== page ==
From Santander’s advert, we learn that;
- Ant & Dec have always wanted to go into banking (?)
- They’re going to send out bricks (??)
- Buy less coffee, have a shorter mortgage (???)
- Santander have a service called a ‘Mortgage Over-payment Calculator’
The balance between humour and information is way off, and the most important feature, is left as an after-thought. We’re not even told how to get more information about it (online, in branch, telephone…)
Monzo shows that banks can find the balance; an advert which is informational without being stuffy or boring. But for Santander, it feels as though they’ve gone too far in the wrong direction.
Perhaps Santander’s campaign would have worked better a few years ago. Recently, Ant & Dec’s ‘nation’s sweethearts’ image has been tarnished by Ant’s drunk driving conviction and stories that the duo almost split.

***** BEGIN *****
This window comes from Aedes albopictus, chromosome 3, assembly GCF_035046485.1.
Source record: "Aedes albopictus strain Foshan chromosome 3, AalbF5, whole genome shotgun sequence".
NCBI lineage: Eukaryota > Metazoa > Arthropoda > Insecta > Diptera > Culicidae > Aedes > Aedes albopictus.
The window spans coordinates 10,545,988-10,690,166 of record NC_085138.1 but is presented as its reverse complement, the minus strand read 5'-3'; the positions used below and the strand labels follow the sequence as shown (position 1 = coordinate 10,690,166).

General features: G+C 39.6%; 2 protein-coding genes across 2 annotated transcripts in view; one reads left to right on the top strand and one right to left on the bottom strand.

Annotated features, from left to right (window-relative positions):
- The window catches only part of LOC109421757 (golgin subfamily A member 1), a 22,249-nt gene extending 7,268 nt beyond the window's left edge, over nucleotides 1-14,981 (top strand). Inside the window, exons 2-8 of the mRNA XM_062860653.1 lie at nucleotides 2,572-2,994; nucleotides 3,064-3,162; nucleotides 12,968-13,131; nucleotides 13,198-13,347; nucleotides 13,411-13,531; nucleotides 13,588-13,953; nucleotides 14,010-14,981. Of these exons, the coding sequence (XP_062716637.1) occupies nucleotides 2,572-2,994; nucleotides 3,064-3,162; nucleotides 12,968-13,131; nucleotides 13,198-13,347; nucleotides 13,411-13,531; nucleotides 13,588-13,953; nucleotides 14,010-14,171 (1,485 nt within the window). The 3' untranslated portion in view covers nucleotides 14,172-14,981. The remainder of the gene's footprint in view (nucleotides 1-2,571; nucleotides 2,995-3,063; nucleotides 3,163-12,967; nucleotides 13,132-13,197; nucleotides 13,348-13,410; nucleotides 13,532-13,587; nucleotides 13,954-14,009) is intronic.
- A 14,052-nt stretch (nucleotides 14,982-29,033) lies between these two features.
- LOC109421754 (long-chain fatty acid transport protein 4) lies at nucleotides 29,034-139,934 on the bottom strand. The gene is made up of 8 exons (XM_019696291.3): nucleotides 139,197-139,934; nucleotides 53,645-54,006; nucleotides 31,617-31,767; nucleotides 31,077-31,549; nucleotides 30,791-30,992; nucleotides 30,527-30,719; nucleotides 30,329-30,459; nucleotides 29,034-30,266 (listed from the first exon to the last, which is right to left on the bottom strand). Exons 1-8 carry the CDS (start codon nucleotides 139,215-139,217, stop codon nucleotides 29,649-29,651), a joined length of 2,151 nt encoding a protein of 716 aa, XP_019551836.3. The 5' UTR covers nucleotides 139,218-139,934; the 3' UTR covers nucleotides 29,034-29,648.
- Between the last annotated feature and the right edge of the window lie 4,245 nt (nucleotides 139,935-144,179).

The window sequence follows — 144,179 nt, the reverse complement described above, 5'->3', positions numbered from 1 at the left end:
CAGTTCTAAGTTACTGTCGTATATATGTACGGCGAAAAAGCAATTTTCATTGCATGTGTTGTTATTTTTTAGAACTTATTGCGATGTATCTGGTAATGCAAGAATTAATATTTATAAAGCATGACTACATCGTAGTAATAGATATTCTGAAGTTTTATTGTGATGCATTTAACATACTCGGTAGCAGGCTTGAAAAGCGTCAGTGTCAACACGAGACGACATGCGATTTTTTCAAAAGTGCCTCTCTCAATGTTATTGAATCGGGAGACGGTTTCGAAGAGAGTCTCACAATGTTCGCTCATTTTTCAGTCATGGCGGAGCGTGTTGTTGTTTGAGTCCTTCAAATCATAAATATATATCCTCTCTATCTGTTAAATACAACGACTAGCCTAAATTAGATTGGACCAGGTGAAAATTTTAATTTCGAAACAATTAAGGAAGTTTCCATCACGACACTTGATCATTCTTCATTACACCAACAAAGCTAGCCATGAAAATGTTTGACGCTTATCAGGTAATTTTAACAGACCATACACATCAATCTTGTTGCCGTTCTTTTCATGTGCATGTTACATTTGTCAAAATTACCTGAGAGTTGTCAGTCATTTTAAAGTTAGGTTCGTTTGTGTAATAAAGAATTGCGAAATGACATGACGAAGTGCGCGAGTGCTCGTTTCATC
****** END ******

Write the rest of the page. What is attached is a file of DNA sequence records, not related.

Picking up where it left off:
What do you think about Santander’s latest campaign?
Sources: https://www.moreaboutadvertising.com/2019/06/ant-and-dec-launch-their-own-bank-in-santanders-mockumentary-ad-campaign/ , https://www.mortgageintroducer.com/ant-dec-brand-ambassadors-santander-uk/#.XQojlBZKjIU , https://themediaangel.co.uk/2018/10/15/study-links-long-term-growth-to-brand-characters/ , https://www.marketingweek.com/2019/03/20/monzo-first-ad-campaign/ , https://www.theguardian.com/tv-and-radio/2018/apr/16/ant-mcpartlin-pleads-guilty-drink-driving , https://www.cosmopolitan.com/uk/entertainment/a25987106/ant-mcpartlin-declan-donnelly-anger-drink-driving-arrest/
UK Adspend looking positive despite Brexit gloom
Adspend in the UK is forecast to grow for the eighth successive year in 2017, with predicted growth up from 5.8% to 7.2%, according to the latest figures from the WPP media agency group.
Upgraded growth forecasted for Group M this year – up from 6.3% to 7.2% for 2016.